Individual information security, user behaviour and cyber victimisation: An empirical study of social networking users

G. Saridakis, V. Benson, J.-N. Ezingeard, H. Tennakoon

Research output: Contribution to journalArticle

Abstract

While extant literature on privacy in social networks is plentiful, issues pertaining to information security remain largely unexplored. This paper empirically examines the relationship between online victimisation and users' activity and perceptions of personal information security on social networking services (SNS). Based on a survey of active users, we explore how behavioural patterns on social networks, personal characteristics and technical efficacy of users impact the risk of facing online victimisation. Our results suggest that users with high-risk propensity are more likely to become victims of cybercrime, whereas those with high perceptions of their ability to control information shared on SNS are less likely to become victims. The study shows that there is a negative and statistically significant association between multipurpose dominant SNS (e.g. Facebook, Google +) usage and victimisation. However, activity on the SNS for knowledge exchange (e.g. LinkedIn, Blogger) has a positive and statistically significant association with online victimisation. Our results have implications for practice as they inform the social media industry that protection of individual information security on SNS cannot be left entirely to the user. The importance of user awareness in the context of social technologies plays an important role in preventing victimisation, and social networking services should provide adequate controls to protect personal information.
Original languageEnglish
Pages (from-to)320-330
JournalTechnological Forecasting and Social Change
Volume102
Early online date26 Sep 2015
DOIs
Publication statusPublished - 1 Jan 2016

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Social Networking
Crime Victims
Security of data
Social Work
Social Support
Social Media
Computer Security
Privacy
Victimization
Social networking
Empirical study
User behavior
Information security
Industry
Technology

Bibliographical note

© 2015, Elsevier. Licensed under the Creative Commons Attribution-NonCommercial-NoDerivatives 4.0 International http://creativecommons.org/licenses/by-nc-nd/4.0/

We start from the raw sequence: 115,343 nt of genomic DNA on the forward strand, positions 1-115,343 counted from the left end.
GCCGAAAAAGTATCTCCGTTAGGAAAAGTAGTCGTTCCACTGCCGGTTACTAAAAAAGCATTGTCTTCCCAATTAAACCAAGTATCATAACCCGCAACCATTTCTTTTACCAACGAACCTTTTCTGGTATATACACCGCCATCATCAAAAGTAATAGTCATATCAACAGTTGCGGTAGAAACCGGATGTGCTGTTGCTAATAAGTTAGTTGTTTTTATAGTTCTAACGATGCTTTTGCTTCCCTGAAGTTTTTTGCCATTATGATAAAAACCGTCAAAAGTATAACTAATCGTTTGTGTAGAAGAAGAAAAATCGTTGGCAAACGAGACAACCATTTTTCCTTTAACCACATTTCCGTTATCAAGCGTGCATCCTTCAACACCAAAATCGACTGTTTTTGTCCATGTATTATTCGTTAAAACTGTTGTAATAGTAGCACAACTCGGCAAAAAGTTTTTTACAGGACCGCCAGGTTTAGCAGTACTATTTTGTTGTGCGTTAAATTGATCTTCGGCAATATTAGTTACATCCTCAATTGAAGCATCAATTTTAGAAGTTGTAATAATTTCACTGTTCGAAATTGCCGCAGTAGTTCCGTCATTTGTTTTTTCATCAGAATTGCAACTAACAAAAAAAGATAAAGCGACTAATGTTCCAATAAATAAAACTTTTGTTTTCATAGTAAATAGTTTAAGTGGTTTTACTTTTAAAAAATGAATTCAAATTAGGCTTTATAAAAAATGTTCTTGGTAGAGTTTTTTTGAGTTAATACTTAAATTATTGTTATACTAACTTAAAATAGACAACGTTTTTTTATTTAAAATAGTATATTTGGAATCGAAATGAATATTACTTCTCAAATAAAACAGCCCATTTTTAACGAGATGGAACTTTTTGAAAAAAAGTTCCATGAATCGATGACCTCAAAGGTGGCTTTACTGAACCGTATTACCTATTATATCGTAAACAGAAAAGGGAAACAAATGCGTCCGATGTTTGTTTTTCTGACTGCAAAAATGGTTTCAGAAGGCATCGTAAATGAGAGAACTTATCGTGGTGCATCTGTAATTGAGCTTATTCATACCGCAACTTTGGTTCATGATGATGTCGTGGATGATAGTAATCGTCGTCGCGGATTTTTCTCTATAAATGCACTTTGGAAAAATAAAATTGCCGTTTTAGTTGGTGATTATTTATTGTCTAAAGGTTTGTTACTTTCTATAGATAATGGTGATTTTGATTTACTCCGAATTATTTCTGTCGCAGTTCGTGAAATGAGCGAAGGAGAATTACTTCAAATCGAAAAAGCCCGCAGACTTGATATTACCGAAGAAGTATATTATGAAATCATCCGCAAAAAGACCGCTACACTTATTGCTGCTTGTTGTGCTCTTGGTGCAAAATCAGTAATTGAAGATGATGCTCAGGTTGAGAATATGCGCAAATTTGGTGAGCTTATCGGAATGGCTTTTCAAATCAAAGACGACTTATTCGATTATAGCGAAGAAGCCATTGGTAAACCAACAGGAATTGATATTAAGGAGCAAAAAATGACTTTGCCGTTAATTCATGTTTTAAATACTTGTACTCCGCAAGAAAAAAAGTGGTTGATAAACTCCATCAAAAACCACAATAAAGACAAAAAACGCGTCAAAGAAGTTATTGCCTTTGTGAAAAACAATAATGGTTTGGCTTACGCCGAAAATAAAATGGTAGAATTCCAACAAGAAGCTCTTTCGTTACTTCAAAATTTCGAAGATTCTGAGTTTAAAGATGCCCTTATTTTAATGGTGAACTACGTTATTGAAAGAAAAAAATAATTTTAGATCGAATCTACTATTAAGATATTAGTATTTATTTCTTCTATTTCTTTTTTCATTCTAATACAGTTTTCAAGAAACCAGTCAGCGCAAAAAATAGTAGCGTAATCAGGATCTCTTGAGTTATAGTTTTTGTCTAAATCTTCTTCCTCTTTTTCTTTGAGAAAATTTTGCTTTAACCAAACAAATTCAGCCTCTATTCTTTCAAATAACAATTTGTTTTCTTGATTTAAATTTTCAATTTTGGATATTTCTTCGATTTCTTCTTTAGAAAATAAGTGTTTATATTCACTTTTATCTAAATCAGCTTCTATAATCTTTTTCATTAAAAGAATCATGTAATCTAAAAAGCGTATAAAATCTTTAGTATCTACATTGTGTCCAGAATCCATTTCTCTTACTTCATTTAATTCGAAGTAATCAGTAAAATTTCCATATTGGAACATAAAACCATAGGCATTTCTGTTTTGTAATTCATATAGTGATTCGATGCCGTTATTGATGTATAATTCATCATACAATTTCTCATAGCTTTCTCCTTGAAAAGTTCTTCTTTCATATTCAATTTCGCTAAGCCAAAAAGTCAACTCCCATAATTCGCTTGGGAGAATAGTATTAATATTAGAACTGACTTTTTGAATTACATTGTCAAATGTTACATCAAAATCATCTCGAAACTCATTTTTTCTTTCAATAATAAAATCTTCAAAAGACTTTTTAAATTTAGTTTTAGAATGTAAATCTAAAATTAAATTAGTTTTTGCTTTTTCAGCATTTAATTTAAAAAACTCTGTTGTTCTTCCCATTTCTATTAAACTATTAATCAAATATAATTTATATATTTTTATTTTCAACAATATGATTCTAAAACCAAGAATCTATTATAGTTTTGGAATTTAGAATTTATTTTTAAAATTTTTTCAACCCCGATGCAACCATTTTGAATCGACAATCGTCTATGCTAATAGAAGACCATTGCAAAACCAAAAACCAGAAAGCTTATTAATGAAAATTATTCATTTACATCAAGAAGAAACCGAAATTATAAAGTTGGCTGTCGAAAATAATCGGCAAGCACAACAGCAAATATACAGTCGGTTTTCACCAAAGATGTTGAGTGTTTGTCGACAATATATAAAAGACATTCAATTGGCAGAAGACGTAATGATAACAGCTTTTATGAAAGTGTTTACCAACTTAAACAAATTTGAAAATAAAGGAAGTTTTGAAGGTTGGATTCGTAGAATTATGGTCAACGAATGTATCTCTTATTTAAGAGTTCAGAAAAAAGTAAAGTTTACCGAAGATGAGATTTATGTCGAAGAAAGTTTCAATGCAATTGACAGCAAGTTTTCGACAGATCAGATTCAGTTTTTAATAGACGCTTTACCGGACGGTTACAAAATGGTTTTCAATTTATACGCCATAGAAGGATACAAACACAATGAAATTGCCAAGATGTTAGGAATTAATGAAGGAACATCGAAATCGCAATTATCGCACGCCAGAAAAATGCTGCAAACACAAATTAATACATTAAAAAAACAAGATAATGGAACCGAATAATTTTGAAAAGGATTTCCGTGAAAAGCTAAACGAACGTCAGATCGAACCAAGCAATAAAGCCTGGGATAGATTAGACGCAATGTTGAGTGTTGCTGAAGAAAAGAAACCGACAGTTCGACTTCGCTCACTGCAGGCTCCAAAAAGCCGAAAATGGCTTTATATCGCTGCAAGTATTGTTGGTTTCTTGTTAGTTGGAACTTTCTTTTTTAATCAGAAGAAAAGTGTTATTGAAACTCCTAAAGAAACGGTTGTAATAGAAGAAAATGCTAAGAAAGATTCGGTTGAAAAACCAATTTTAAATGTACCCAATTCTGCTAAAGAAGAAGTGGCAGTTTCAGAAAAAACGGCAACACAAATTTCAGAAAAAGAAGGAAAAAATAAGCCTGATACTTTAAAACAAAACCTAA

Cite this

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abstract = "While extant literature on privacy in social networks is plentiful, issues pertaining to information security remain largely unexplored. This paper empirically examines the relationship between online victimisation and users' activity and perceptions of personal information security on social networking services (SNS). Based on a survey of active users, we explore how behavioural patterns on social networks, personal characteristics and technical efficacy of users impact the risk of facing online victimisation. Our results suggest that users with high-risk propensity are more likely to become victims of cybercrime, whereas those with high perceptions of their ability to control information shared on SNS are less likely to become victims. The study shows that there is a negative and statistically significant association between multipurpose dominant SNS (e.g. Facebook, Google +) usage and victimisation. However, activity on the SNS for knowledge exchange (e.g. LinkedIn, Blogger) has a positive and statistically significant association with online victimisation. Our results have implications for practice as they inform the social media industry that protection of individual information security on SNS cannot be left entirely to the user. The importance of user awareness in the context of social technologies plays an important role in preventing victimisation, and social networking services should provide adequate controls to protect personal information.",
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Individual information security, user behaviour and cyber victimisation: An empirical study of social networking users. / Saridakis, G.; Benson, V.; Ezingeard, J.-N.; Tennakoon, H.

In: Technological Forecasting and Social Change, Vol. 102, 01.01.2016, p. 320-330.

Research output: Contribution to journalArticle

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